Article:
Understanding your cash flow is a vital part of running any business. But startups, in particular, have an increased risk of failure due to cash flow problems. So having a solid grasp of your cash flow is particularly important when you’re a starting a business. Half the battle is having a full understanding of your cash flow and taking control of it. But what does cash flow forecasting mean and how do you do a cash flow forecast?

Cash flow forecast template

What is cash flow forecasting?

Cash flow forecasting means predicting how much money you have available in your business to be able to keep trading.

You estimate all of the money you’ll make during the forecast period and all of the costs you’ll incur. Matching these up – month by month – helps you understand when you might run low on cash.

Cash flow problems can spell big problems for business. You might have plenty of money in theory but if this is tied up in outstanding invoices and inventory, you won’t have access to it to advance your business.

If you haven’t got the cash flowing through your business – to be able to buy new stock or deliver your services for example – you could be stuck.

How does cash flow forecasting help a business?

A cash flow forecast helps you understand how money moves through your business, so that you can amend your plans or arrange borrowing when the coffers are running low.

Knowing when you’ll have less money in the bank helps you to:

  • plan ahead – make more informed decisions because you have more information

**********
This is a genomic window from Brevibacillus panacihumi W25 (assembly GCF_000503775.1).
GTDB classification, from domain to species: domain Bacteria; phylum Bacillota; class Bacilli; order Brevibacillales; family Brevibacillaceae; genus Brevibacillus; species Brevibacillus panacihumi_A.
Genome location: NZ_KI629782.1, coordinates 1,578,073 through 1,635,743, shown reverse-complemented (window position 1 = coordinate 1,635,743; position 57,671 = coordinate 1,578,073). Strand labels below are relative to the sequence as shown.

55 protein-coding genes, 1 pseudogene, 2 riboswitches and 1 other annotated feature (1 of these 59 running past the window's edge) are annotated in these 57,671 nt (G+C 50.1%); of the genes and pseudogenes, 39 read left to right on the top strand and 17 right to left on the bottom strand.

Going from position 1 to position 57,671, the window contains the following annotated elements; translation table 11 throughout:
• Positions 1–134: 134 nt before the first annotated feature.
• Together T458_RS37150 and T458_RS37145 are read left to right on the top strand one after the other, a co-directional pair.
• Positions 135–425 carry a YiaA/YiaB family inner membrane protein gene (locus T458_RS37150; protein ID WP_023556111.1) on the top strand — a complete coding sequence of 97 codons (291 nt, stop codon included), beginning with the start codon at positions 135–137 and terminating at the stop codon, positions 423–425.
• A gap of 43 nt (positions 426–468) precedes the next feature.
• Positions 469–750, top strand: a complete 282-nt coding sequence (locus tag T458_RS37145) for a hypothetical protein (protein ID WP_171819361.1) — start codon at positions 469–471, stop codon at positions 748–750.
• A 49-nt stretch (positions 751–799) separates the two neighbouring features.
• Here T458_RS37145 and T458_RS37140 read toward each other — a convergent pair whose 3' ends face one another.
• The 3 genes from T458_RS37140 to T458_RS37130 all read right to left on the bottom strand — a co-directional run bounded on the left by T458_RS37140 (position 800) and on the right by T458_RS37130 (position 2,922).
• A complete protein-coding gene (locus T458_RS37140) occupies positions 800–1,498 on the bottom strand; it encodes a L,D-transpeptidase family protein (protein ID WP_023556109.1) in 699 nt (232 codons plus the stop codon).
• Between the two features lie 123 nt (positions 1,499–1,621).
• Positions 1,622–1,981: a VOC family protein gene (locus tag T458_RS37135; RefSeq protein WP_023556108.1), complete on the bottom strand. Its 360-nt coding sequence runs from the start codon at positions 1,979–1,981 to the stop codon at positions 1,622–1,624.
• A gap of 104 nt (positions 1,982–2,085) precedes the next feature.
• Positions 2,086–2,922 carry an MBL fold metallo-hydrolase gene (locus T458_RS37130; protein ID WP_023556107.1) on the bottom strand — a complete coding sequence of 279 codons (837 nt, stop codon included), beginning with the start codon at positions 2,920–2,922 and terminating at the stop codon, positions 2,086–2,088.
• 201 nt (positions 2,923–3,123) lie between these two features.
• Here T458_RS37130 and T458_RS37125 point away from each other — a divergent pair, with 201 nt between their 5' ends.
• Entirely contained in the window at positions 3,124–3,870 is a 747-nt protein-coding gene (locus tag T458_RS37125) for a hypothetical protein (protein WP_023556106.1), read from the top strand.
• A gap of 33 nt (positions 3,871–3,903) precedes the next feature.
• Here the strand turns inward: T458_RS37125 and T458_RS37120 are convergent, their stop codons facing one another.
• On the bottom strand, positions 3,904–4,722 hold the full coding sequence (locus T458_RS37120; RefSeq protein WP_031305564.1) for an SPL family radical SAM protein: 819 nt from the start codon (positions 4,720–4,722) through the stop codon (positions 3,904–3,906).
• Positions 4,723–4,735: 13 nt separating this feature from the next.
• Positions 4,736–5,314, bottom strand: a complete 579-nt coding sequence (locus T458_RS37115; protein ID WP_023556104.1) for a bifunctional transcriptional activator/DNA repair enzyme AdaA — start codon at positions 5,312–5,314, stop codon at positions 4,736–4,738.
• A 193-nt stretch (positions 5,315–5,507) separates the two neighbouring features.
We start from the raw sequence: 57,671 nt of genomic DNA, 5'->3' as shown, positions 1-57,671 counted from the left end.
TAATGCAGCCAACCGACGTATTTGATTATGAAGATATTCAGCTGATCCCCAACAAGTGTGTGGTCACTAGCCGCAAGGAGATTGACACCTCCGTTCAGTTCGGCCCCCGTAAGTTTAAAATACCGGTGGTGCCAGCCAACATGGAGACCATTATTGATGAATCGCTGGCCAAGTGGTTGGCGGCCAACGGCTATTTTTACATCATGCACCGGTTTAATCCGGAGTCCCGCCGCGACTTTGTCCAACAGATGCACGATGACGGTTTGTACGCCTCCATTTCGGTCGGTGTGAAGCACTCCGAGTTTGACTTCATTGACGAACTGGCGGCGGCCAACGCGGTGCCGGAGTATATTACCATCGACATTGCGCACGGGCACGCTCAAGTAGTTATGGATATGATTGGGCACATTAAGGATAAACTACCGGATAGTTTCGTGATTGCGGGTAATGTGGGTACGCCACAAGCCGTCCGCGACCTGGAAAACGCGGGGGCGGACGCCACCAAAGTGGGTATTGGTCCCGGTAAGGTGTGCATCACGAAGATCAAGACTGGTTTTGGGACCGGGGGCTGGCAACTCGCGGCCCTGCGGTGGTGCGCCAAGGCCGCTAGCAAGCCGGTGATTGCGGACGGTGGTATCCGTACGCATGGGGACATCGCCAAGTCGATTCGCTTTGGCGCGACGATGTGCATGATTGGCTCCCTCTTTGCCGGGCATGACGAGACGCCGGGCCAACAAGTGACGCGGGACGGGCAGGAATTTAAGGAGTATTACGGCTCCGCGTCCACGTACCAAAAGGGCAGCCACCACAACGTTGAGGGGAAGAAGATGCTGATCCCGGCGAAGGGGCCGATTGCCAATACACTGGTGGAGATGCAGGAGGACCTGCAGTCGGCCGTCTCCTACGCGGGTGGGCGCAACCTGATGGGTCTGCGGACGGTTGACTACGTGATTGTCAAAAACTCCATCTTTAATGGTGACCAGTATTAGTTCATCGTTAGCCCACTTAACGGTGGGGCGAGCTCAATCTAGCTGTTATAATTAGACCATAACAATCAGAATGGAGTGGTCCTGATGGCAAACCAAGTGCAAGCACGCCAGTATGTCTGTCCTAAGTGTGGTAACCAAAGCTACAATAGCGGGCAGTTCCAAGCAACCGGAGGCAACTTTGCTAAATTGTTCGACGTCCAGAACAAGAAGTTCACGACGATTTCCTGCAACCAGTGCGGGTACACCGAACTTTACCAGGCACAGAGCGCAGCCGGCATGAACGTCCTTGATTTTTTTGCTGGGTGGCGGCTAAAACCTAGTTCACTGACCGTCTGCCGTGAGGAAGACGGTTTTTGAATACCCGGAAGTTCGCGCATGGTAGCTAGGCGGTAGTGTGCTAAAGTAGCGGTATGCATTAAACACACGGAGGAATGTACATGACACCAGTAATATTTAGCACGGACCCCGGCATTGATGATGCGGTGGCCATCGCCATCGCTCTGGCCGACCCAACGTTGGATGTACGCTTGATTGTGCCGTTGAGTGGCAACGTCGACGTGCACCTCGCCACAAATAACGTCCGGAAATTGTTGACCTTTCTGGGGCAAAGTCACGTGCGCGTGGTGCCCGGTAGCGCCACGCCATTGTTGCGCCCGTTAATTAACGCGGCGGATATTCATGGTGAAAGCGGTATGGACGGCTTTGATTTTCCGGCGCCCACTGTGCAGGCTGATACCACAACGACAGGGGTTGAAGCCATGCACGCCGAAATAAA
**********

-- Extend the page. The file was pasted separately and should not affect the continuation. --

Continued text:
• budget appropriately – tighten your belt or decide to invest at the right time
  • identify when you might need extra financial help – apply for a business loan or other source of credit to see you thorough

The goal of cash flow forecasting is to make sure that you never have a day where you don’t have enough cash in your business to pay all of your bills. And so that, if you see that’s going to happen, you have enough notice to prevent it.

Added bonus, recording cash flow can help you spot tardy customers who don’t pay on time. These guys might need extra chasing…or avoiding altogether in future.

Why is cash flow forecasting important for new businesses?

When you start a business, you’re likely to incur startup costs before you start making sales and earning money.

You might need to invest in equipment, marketing, staff costs etc, just to start trading. This can mean cash flowing out of your business, before it has time to flow back in.

Many businesses fail in the first year because of cash flow problems, so taking the time to create a cash flow forecast can really help you keep on top of your finances and prepare for success.

Start Up Loans have been designed for this very reason. They provide a much-needed cash boost to new businesses, to help you get up-and-running.

How far ahead should a cash flow forecast be?

The most common forecast period is a year. This could be a:

  • calendar year
  • financial, tax or accounting year

For startups, it could make sense to start your forecast period from the date on which you actually start the business.

Depending on your business model you might also want shorter cash flow forecasts that cover a period of months or weeks, or longer-term forecasts.

It’s worth remembering that the further ahead you look, the less accurate your forecast is likely to be.

However, cash flow forecasting is only ever a guide. It does not need to be accurate to the last penny and can be revised as you go along, so a longer-term forecast can be helpful in some situations as long as they are regularly revised and kept up to date.

What is a quick way to forecast cash flow?

If you run a small business or one that doesn’t have a large number of incomings and outgoings, you can perform a quick and easy cash flow forecast.

To do this, you just need to compare the total of your unpaid purchases against the total sales due at the end of each month.